Day Four. Log.
Episodes watched: 17 today / 59 total
Episodes to go: 39
Pints of ice cream eaten: 1 + 1 frozen coconut bar
Previously on DanielleTBD's LOST experiment: The two camps from the plane met up and co-mingled into one primitive village. Hurley's imaginary friend tried to convince him the entire island was just in his mind. Sun found herself pregnant with a baby while Kate, Jack, and Sawyer just found themselves pregnant with emotion. Locke and "Henry" formed a somewhat tortured bond after Sayid literally tortured the mysterious prisoner in the hatch. No one wants to find out what happens if the numbers don't get entered and the button doesn't get pushed. Meanwhile, I have begun having dreams about planes falling from the sky again.
Woke up early today to try to step it up. This is becoming more of a chore-- one behind which I am sort of losing track of the reason-- kind of like pushing that damn 'Execute' button. Some episodes I stare at almost blankly, trying to will the scenes to speed up just so I can get to the next one. It's not entirely because the episodes bore me (though there are moments of that, as well) but because I have taken on such a big feat, and I don't want to fail, but there are only so many hours in the day, and I don't want to let this affect my normal life, like sleep schedule and stuff. It's kind of a metaphor for how I've been approaching a lot of things lately, though: I'm not "all in" in the way maybe the task requires. But I have too much on my plate today to sit and analyze what that really means, so for right now all I will say is: NEXT!
- Aw, Bernard, I love your tenacity, but have you ever actually seen or heard a plane fly over the island in all of the time you've been there? I think you're wasting your time having people haul heavy rocks for a sign. But if you decide to finish it, please make sure to write 'Help' spelled backwards so it can be read from the sky.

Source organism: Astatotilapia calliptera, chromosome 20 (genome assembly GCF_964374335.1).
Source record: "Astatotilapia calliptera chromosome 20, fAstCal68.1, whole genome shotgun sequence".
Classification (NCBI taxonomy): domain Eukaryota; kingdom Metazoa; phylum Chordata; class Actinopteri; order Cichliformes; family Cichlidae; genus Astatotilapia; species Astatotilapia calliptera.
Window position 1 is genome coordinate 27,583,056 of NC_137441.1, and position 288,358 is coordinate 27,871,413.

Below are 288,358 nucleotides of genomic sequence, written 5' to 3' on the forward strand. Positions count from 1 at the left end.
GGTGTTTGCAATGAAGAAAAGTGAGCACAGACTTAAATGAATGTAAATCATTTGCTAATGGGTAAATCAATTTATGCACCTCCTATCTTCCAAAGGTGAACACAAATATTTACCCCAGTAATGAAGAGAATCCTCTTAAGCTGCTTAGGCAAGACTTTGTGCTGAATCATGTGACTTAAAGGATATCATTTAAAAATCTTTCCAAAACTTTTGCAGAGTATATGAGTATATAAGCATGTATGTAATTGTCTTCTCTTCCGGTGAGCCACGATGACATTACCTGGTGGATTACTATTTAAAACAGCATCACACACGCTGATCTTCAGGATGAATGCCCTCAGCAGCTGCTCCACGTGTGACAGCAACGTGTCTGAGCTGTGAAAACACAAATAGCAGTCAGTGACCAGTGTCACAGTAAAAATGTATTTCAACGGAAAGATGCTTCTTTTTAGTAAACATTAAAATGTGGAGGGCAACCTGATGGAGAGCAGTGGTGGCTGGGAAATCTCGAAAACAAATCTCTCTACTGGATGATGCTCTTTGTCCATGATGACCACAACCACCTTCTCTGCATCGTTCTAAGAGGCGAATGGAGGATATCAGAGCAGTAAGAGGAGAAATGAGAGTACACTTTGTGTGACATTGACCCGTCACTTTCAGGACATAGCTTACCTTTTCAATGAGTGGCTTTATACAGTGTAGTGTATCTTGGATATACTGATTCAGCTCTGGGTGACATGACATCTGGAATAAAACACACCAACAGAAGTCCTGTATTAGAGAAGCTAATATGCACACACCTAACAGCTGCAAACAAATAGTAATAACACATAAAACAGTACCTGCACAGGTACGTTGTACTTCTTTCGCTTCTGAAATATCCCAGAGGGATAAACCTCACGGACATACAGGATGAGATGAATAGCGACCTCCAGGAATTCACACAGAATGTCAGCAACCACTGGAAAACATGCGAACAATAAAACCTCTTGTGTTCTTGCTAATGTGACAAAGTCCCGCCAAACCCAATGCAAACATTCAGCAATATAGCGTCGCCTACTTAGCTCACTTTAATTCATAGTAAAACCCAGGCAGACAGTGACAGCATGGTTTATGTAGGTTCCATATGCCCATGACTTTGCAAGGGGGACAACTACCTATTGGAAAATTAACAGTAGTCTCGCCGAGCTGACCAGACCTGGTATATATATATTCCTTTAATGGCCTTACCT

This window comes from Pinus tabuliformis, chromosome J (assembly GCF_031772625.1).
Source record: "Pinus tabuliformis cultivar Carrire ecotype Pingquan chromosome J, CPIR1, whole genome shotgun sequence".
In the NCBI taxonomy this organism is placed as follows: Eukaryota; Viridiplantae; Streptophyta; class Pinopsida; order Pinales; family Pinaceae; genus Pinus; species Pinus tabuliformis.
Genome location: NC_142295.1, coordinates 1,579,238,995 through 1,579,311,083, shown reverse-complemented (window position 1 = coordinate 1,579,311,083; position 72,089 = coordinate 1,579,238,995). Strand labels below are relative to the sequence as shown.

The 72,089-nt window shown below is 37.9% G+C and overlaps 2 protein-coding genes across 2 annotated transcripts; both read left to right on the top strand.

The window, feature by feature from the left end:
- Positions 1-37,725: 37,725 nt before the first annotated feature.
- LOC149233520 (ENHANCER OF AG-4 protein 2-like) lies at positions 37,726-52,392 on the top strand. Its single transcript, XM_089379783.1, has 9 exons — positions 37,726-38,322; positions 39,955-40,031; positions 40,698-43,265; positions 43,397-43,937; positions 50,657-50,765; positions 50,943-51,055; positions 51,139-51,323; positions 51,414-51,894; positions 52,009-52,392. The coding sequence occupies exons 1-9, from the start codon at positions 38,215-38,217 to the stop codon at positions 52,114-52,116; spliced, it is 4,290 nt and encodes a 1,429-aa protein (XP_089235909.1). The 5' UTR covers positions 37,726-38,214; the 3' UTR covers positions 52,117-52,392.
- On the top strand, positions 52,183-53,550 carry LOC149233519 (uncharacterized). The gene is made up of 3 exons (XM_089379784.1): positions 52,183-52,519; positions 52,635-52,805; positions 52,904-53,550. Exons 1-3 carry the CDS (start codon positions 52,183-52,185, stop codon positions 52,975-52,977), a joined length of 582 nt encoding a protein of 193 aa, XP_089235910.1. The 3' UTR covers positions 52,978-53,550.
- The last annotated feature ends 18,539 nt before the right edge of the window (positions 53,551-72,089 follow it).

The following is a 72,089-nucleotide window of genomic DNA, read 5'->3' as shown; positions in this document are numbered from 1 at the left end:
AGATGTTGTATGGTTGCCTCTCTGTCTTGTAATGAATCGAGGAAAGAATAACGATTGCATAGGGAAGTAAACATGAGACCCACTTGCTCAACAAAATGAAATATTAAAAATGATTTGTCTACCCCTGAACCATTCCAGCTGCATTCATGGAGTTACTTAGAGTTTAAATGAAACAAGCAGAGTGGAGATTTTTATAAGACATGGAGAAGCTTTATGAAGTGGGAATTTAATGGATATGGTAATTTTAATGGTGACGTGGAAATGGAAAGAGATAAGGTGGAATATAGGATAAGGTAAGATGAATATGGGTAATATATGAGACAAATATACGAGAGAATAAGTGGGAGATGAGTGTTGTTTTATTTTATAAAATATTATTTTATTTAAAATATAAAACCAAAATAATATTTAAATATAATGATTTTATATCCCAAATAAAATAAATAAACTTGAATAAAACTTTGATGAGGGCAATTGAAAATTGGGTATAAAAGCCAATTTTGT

- There's something eerily comforting in the fact that Rose and Bernard are going to stay behind on this island. They will watch over each other but the island, too, and shouldn't that be enough for it (or for anyone, really)?
- "You're one of the good ones." Ugh, it just sucks how wrong things can go.
- Jack's father is gross. Was. Was gross. So I guess there's that. And neither he nor his son is very good at negotiation or thinking clearly. Michael for "Henry" is not the trade I would have asked for. Michael and WALT for "Henry" would solve quite a few problems.
- Um, Sayid? You're on an island so the whole thing is a beach. No need for Hurley to trek miles away or around any treacherous terrain to try to impress Libby. And I hate to break it to you, but Shannon would lay in the sun around burning wreckage, so you didn't have to try so hard, either!
- Watching Ana Lucia's back story play out right before her demise seemed to complete her story in a way the others sorely lacked-- especially Libby, who was becoming one of the more interesting people considering the way she looked at Hurley from that initial moment while hanging the tarp said she remembered him but didn't want him to remember her. Can we get a posthumous back story episode please? Maybe during the funeral she probably won't even get because she was too "new" and on disc six we're running out of time!
- Is the dead-then-alive drowned girl named Charlotte the redheaded Charlotte we get to meet later? First the "two" Helens and now this? I don't believe it's coincidence!
- Even if Locke wasn't gimpy, there's no way two men can push aside an airplane. I don't care how much adrenaline is pumping. There wasn't even a baby trapped under there!
- Ooh this second hatch has TVs! Well, you guys know where to find me! ...Oh creepy, it's like a Big Brother security system. What are the odds they had an archaic Beta or VCR down there and caught Michael's rampage on tape? No? Just notebooks? How low-tech, considering!
- Where is Desmond through all of this??
- Michael has to learn that yelling doesn't get him anywhere. If all you have is loud then you're not very effective as a communicator or negotiator. Or actor.